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English VI.

Debate of April 4, 1895.

NO WRITER ATTRIBUTED

Question: "Resolved, That woman sufrage is desirable."

Brief for the Affirmative.

W. D. BROOKINGS and V. S. THOMAS.Best general references: Dr. M. P. Jacobi, "Common Sense," applied to Woman Sense about Women; Geo. Wm. Curits, Equal Rights of Women; Julia Ward Howe, T. W. Higginson, Lucy Stone, Eliz. Cady Stanton, and Wendell Phillips, in No. Am. Rev., CXXIX, 413-446 (Nov. 1879); Geo. F. Hoar, in Century, XLVIII, 605-612 (Aug. 1894); Forum, XVIII, 306-414 (Dec. 1894).

I. Women Suffrage is equitable; accords with the principles of republican government. - (a) The best government comes from the consent of the governed. - (2) Women are citizens of the U. S. in all but right to vote: U. S. Rev. States. SS 1992-1994. - (b) "Taxation without representation is tyranny." - (1) Women own property as well as men. - (c) The ballot is the only efficient protection to a person's interests. - (1) Women not represented by men: Geo. Wm. Curtis, 8-13; Sumner, Speech March March 7, 1866.

II. Demanded by women: Gen. ref. and Arena, XI, 353-362 (Feb. 1895), - (a) Movement led by representative women. - (b) Fact that many women oppose is no objection. - (1) All reforms are met by opposition at first. - (2) Movement growing rapidly: Dr. M. P. Jacobi, 60-66.

III. Woman Suffrage is practicable; woman is man's equal intellectually: Dr. M. P. Jacobi, 16-60, 109-125. - (a) Edution. - (b) Ability to support herself (c) Economic importance, e.g., teachers, managers of public institutions, etc.

IV. Woman suffrage has worked well in practice, e.g., Wyoming, Colorado, Kansas: Dr. M. P. Jacobi, 153-158; Gov. 12 Reports of M. E. Greenberg and L. C. Renfro.

V. Woman Suffrage is desirable; it will raise the position of woman. - (a) Legally: protect her interests. - (b) Intellectually: suffrage stimulates education. - (c) Socially: give her equality in the home. - (d) Will not take woman out of her "sphere": Dr. M. P. Jacobi, 93-108. - (1) Such conception a relic of militarism. - (2) Womanliness the result of maternal instincts, not of outside influences. - (3) Recent reforms have not made woman "unwomanly."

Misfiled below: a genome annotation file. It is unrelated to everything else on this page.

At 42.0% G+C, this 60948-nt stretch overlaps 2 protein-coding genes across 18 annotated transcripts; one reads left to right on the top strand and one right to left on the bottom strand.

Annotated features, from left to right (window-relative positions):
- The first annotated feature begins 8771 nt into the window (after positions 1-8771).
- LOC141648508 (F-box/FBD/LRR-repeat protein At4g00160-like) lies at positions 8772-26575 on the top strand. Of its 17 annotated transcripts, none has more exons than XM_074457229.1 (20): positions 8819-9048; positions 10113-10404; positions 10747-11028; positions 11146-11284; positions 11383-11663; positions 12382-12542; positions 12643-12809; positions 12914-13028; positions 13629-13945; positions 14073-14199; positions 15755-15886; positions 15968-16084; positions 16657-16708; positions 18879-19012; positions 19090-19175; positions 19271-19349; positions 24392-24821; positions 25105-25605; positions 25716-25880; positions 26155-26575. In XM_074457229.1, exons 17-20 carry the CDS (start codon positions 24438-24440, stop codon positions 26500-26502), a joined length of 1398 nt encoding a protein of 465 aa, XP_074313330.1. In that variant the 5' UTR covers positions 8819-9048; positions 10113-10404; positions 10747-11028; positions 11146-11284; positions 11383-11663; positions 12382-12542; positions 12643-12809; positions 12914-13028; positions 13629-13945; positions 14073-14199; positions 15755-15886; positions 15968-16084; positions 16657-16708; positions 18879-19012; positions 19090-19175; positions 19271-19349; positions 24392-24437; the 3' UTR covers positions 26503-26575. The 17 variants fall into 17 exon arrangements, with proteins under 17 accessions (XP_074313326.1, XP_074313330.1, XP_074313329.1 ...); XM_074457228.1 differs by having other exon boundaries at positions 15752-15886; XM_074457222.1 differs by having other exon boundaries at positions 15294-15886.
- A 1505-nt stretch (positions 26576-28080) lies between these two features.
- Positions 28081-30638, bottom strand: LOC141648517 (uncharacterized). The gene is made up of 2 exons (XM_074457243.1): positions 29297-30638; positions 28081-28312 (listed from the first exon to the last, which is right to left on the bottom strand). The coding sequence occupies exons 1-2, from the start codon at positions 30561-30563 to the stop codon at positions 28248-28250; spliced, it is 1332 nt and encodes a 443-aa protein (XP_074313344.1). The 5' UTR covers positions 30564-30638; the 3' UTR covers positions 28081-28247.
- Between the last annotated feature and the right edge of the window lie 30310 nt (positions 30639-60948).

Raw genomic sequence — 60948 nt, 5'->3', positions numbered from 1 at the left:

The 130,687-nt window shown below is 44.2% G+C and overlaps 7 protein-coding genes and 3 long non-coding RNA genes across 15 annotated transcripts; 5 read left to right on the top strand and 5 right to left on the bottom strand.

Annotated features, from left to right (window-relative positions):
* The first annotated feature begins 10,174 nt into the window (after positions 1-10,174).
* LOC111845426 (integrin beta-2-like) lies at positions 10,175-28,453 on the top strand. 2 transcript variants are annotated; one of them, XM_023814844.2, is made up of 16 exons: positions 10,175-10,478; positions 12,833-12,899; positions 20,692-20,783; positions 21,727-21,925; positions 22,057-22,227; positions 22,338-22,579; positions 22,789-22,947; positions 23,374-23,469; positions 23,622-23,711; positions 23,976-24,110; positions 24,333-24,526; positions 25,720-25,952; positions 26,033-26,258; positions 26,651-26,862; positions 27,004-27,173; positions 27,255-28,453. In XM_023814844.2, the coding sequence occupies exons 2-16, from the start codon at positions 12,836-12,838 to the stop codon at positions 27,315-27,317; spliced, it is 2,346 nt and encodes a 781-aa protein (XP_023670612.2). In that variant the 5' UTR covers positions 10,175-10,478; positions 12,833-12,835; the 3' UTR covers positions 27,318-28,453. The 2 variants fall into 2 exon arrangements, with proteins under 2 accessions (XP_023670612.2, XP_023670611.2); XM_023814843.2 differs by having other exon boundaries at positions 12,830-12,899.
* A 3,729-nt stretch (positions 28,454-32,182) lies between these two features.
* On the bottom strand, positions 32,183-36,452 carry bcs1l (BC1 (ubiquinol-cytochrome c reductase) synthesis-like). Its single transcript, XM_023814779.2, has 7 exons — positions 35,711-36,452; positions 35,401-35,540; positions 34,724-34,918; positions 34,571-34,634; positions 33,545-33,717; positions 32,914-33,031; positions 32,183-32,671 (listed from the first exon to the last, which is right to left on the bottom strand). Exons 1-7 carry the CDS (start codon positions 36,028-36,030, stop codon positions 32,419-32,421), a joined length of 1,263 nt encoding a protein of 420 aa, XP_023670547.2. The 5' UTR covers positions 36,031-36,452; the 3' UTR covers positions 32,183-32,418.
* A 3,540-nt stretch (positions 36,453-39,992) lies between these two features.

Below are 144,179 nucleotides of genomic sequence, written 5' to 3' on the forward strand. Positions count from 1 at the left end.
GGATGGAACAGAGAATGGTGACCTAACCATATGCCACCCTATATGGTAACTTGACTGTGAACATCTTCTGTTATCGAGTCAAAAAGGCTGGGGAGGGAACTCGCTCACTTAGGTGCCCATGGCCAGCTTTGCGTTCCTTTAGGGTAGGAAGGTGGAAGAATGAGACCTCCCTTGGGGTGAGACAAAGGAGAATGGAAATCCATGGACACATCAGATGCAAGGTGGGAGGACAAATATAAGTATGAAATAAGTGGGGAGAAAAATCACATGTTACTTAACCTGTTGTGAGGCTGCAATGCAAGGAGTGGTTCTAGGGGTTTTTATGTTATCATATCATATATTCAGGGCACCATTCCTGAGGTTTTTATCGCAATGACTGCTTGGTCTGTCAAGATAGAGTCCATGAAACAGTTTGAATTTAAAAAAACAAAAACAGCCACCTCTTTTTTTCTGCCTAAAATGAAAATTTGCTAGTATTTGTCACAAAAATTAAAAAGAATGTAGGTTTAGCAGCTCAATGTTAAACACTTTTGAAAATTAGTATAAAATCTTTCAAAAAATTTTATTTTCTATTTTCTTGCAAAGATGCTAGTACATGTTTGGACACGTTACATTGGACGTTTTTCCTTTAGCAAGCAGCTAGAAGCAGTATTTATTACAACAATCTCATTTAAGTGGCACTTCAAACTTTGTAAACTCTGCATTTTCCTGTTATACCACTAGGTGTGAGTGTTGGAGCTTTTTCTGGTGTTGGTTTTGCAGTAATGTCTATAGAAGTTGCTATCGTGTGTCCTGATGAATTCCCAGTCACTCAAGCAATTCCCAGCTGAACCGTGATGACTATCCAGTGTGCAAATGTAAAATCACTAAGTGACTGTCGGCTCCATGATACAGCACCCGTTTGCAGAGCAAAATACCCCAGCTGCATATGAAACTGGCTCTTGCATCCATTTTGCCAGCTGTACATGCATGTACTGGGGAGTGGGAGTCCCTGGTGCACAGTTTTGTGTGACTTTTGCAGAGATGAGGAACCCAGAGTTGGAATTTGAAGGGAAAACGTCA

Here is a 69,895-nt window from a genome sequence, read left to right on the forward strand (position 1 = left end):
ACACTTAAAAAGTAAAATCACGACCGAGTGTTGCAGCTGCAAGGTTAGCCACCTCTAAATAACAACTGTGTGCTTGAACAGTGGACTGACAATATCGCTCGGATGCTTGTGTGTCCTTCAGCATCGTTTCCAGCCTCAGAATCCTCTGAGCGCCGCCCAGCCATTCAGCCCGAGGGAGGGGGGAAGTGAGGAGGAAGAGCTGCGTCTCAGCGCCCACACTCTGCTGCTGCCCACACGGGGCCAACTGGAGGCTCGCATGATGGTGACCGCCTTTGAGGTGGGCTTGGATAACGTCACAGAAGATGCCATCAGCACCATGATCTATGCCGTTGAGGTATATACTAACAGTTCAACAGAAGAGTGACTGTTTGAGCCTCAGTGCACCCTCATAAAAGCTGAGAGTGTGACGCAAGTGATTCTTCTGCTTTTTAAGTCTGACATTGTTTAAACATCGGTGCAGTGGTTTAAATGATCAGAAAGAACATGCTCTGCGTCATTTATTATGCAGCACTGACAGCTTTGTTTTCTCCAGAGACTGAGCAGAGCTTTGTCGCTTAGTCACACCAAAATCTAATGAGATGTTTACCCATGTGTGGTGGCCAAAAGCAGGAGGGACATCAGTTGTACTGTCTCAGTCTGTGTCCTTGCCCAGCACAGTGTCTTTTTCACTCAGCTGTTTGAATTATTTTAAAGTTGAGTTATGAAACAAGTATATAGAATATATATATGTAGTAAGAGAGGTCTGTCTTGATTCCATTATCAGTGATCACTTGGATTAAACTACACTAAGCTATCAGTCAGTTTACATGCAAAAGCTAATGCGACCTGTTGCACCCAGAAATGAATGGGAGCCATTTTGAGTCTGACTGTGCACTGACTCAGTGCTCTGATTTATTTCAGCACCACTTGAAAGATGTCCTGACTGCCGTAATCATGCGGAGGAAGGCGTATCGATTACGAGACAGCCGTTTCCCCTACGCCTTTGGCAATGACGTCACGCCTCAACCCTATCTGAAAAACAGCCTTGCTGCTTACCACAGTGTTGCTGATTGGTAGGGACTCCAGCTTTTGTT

VI. It will benefit the government both in - (1) Administration and in - (2) Elections: Dr. M. P. Jacobi, 165-197. - (a) It brings in new abilities. - (b) It brings in a conservative element, viz., that of the home. - (c) It purifies politics. - (1) Women pay more attention to morals. - (2) Have higher sense of honor. - (3) Not led by impulse, e.g., their overthrow of Populists in Kansas. - (d) Accords with general movement of suffrage, viz., greater numbers brings broader point of view.

Brief for the Negative.

W. E. HUTTON and E. P. WILLIAMS.Best general references: New Englander, XLIII, 193-212 (March 1884); Forum IV, 1-13 (Sept. 1887); Nineteenth Century XXV, 781-785 (June 1889); Catherine E. Beecher, Woman's Suffrage and Woman's Profession; Francis Parkman, Woman's Suffrage; Horace Bushnell, Woman's Suffrage, The Reform Against Nature.

I. The suffrage is not a natural right of all citizens. - (a) It is a privilege conferred from considerations of expediency: Lalor, Cyclopaedia, III, 823; Pomeroy Constitutional Law, S 256h; Minor vs. Happersett, 21 Wall, 165-178.

II. Woman's suffrage is not necessary. - (a) Women's interests are already well represented. Their interests, though equal to men's are not identical with them. - (b) The majority of women do not want it: Nineteenth Century, XXV, 281-285. - (1) Advocated by a few zealots. - (2) Where privilege exists it is little used.

III. It would be prejudicial to state interests. - (a) It would confer the franchise upon persons unfitted for politics: Nation, VIII, 88, X, 205; Forum, IV, 2. - (1) Physically. - (2) By temperament. - (3) By susceptibility to undue influence. - (b) It would greatly increase the number of illiterate and unqualified voters: Forum II, 429; New Englander XLIII, 207. - (1) The women who would use it belong to the lowest classes in our cities. - (2) Competent women would not use it. - (c) It would give rise to lax laws and weaken the government: Forum IV, 1-5. - (1) Laws must be sanctioned by physical strength. - (2) The best governments are supported by a preponderance of physical force.

IV. It would be deleterious to the interests of society. - (a) It would take woman from her natural sphere - the home. - (b) It would diminish her elevating and refining influence: Arena II, 175; Bushnell, Women's Suffrage, 20.

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